by Brent Gloy
Numerous farmland surveys (Iowa State, KC Fed, Chicago Fed, Purdue) now seem to be clearly indicating what many had expected for some time, farmland values are heading lower. This is not surprising given how sharply farm incomes have fallen. As we pointed out last year, the declines in income have pushed the rate of return to owner operated farmland very low.
Given that both cash rents and farmland values have started to decline, we thought that it would be interesting to examine these values and the current level of farmland capitalization rates on farmland. Continue reading
by Brent Gloy
As we discussed in these May posts (1, 2) most indications are that prices for U.S. row crop farmland are now softening, bringing an end to a tremendous run of increases for farmland values. We thought it would be useful to take a look at how far farmland values have come and some different measures of farmland valuation in order to gain insights into where prices might be headed. Continue reading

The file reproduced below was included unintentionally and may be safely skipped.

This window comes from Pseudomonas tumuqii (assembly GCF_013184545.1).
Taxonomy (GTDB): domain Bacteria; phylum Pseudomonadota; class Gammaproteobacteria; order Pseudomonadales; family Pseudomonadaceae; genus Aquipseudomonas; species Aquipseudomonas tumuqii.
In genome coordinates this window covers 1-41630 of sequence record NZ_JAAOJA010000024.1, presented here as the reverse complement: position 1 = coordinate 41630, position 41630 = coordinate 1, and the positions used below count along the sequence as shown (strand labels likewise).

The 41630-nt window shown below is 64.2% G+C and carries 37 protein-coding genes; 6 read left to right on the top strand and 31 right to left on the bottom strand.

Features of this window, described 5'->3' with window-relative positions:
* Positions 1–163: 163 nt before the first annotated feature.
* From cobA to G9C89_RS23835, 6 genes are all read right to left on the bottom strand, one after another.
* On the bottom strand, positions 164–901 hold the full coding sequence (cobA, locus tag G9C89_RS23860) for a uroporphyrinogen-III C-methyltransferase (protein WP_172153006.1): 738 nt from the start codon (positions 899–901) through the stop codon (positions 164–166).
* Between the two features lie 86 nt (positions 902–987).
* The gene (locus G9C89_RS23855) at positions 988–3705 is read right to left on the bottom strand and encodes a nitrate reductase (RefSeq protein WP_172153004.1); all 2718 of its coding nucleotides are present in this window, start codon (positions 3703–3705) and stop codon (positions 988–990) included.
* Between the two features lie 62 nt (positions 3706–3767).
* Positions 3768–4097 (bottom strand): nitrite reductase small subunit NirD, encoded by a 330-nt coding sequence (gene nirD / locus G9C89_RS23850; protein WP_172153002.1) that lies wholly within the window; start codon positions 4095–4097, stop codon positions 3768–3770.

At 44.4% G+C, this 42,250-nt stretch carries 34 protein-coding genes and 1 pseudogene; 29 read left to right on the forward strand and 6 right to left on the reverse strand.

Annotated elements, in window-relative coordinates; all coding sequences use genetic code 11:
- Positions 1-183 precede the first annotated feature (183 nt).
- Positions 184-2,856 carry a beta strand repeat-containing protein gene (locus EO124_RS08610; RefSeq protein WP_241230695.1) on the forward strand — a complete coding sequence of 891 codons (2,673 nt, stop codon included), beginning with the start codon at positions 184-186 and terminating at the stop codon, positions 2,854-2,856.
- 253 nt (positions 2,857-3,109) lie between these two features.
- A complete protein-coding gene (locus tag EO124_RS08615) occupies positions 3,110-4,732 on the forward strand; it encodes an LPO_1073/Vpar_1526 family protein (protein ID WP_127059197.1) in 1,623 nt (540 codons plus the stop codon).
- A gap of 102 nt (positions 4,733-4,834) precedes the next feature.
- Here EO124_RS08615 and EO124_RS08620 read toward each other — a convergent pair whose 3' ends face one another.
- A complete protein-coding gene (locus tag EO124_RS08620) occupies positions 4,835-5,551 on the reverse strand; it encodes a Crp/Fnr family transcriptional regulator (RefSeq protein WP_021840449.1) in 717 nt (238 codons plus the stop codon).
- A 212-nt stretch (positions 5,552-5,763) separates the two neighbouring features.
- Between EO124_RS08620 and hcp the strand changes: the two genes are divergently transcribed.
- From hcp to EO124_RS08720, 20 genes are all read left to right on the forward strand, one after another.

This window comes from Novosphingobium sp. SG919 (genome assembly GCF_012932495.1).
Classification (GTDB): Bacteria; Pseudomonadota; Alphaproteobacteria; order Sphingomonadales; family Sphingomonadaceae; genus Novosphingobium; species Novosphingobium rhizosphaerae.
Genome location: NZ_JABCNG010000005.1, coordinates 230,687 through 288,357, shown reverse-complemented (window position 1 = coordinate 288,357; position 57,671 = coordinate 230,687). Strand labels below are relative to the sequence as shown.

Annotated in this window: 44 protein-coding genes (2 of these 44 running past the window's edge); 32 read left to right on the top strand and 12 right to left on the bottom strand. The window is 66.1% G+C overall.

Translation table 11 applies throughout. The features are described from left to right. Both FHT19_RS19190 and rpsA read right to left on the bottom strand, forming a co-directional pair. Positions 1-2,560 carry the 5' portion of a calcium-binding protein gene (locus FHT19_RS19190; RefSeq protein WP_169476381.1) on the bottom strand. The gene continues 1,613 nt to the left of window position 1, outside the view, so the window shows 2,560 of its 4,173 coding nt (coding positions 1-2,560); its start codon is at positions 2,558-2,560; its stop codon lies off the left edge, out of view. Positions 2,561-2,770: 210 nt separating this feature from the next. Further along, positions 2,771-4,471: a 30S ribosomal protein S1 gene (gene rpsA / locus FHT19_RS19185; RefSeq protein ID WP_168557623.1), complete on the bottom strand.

By Brent Gloy
The value of farmland is dependent upon expectations of the future revenue and the costs associated with the land. Expected earnings are difficult to accurately predict. For example, the income generated by farmers started rising well before farmland values shot up. As market participants began to realize that farm incomes might remain at elevated levels for some time, land values increased rapidly. Now, farm incomes are falling and one is left to wonder what the implications of these lower incomes are for farmland values. The answer will likely depend upon how market participants expect revenues and costs to adjust going forward. Continue reading